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Incurring Debt

Bob Dude sent FW an email, asking that it be posted, with the above title.  His email goes on and on about how effective his workouts are, now that he's adopting a different fitness modality. He says he was doing a strength workout the other night, making himself "even more gorgeous, if such a thing is possible," and a fellow he'd shown some stuff a while back was doing his thing. Sort of slow, deliberate, not actually what Bob Dude would suggest, now that he's doing things differently. He asked the fellow what his goal was, and the reply was, "Strength. And endurance." Oh. Both. With that workout. Hmm.

Well, it's possible, the way pyramids on Mars are possible, or base metal into gold. You know, where things happen in a progression that has no relationship to cause and effect -- just one thing that happens after another thing that went before, for some reason other than what logic and experience would support.

But it got Bob to thinking, he says, about what actually is the outcome of such slowish movements, like pushups from dumbbells and then you lift one of them and twist it into the air while supporting yourself on the other one. Like something you see on an infomercial about DVDs that will get you INSANELY RIPPED! There's no actual intensity -- a slightly elevated heartrate, the fellow said, and some perspiration -- we shan't call it sweat -- and some breathing ... but no intensity. But there's muscular activity, so it is exercise.

The benefit of real exercise? There are two goals. Evoking a hormonal response, which builds muscle by adding contractile protein and therefore strength; and evoking CNS efficiency, so that existing motor units fire more efficiently, resulting in agility, strength, athleticism and so on. Which of these would result from the ponderous workout the fellow was doing? There was no meaningful intensity, so there was no effective (in terms of cost-benefit, effort to outcome) hormonal response. The brain responds to the stress of intensity by causing the release of anaerobic hormones, testosterone and HGH. And there was no meaningful CNS training, since the motions were so slow, so deliberate, that they were entirely under the conscious direction of the forebrain.

If there is such a thing as passive exercise, that was it. Like passive learning, sitting in front of the TV and letting it soak in. Maybe. But if so, the last several generations should be supergeniuses. Having someone else manipulate your limbs into the semblance of an activity that requires actual motor skills may have some therapeutic benefit, like, say, if you have spinal damage. But it's exercise the way a ventriloquist act is conversation. Take charge, is the point. Participate in your pursuit of excellence. There's a cost. But there's a benefit.

The benefit of slow, not very intense exercise? Of course there is one. Of course. Long walks, brisk hikes, bowling or golf -- good pastimes that give a health benefit. Not something however that a gym, of any meaningful description, is about. Not what weights are about -- you know, added strength. Not what athleticism is about -- the mild, moderate leisure-time display seen in most glass-and-chrome gyms sucks up time, and promotes short-term self-esteem, and raises heartrate and gives a pump, but in terms of reaching actual training goals, not so much.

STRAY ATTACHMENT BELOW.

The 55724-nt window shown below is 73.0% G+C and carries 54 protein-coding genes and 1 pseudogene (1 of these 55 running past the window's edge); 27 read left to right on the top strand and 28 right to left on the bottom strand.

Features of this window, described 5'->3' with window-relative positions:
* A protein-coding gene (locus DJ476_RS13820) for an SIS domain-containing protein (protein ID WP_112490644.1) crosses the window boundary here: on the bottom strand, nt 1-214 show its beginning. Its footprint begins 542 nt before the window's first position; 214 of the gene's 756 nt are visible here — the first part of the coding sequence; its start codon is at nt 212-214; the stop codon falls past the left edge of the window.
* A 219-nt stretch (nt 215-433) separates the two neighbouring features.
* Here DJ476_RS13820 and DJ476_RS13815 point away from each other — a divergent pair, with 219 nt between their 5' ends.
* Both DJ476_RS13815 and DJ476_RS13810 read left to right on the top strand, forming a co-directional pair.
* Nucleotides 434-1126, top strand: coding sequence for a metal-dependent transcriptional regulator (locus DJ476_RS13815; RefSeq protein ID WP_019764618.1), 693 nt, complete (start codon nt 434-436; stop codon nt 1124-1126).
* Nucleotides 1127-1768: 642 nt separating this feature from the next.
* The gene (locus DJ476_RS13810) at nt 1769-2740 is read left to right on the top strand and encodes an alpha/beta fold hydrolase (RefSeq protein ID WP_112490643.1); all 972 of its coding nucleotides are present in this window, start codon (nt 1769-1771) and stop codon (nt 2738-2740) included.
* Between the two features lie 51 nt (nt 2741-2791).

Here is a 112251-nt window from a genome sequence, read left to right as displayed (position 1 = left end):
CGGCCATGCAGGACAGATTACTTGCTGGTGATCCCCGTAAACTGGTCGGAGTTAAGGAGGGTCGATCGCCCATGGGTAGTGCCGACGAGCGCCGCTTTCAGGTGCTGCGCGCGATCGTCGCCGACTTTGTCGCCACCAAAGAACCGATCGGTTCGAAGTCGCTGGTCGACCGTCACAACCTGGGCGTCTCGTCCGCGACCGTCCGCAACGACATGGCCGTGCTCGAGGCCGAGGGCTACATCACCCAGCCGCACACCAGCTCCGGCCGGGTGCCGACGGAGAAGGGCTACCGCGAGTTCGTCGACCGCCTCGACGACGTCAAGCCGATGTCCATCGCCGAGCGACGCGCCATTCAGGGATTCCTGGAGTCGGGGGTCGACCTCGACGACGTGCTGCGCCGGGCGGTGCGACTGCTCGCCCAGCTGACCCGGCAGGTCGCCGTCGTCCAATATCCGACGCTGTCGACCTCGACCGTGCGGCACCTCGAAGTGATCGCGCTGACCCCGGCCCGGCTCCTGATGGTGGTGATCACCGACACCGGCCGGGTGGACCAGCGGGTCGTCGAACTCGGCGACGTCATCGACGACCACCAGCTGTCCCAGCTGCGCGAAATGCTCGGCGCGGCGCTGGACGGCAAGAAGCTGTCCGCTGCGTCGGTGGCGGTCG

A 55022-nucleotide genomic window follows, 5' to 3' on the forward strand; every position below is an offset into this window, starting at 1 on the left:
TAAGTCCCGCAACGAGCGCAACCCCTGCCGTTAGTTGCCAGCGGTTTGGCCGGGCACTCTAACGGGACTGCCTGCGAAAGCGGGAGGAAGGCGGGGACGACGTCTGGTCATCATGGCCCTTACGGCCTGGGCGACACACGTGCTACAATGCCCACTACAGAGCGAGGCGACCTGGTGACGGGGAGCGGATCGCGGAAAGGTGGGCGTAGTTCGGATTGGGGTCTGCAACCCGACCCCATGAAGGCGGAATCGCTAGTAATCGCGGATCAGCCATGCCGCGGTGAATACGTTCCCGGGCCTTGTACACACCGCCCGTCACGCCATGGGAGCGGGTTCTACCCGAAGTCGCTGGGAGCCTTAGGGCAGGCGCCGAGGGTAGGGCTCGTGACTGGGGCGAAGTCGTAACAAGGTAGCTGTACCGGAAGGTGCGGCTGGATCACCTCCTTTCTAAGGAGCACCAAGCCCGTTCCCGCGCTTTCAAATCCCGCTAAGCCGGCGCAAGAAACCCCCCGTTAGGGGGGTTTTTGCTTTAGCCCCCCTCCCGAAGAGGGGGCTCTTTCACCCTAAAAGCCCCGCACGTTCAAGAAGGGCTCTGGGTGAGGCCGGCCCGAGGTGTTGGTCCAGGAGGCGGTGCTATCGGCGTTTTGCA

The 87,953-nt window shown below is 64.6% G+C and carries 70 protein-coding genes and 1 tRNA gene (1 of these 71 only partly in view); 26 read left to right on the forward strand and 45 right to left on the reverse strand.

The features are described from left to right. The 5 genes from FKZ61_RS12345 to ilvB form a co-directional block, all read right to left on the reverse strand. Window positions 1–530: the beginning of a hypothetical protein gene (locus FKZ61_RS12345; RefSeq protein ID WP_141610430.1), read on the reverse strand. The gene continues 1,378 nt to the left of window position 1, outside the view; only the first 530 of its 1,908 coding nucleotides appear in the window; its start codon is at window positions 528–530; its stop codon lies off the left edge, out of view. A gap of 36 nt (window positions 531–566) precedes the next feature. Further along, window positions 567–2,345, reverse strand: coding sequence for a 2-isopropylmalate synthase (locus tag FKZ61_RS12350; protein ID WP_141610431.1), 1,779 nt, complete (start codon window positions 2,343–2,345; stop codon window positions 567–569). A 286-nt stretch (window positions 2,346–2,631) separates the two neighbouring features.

Nagging doesn't do any good, of course, and the observations that Bob Dude made aren't really a criticism. People can spend their time and energy as they please. Be happy. And we have to make our own mistakes, hopefully free from harsh judgments or tragic consequences. And we can receive advice only when our experience has brought us to such a place where it may be heard. So Bob was non-committal, apparently non-judgmental, seemingly supportive in the fellow's greater goals, encouraging in his quest to find what works for him. Bob said, "Do what you enjoy doing. It's not as good as the more effective thing that you don't enjoy, but maybe you'll actually do the thing you enjoy." And they laughed, because it seemed funny and wise.

Now Bob Dude wants you to send him one hundred dollars. He says, "Homie. You were warned up front. You can read. This is called "incurring debt". You don't know what that means? This is a legally binding contract. This is my new career, giving unsolicited but debt-incurring fitness advice on the internet. You read it, you owe me. Send me your Social Security Number, so I can sue you for non-payment or at least ruin your credit. Cuz I know how you are."

It seems Bob isn't as wise as we had come to hope. His character is not entirely reformed. Our opinion about him may have to be revised. Bob says that next time his email, that he wants posted, will be called, "Sexual Satisfaction." He says you should be sure to read it.

No matter. Be excellent.


CrossFit Burbank
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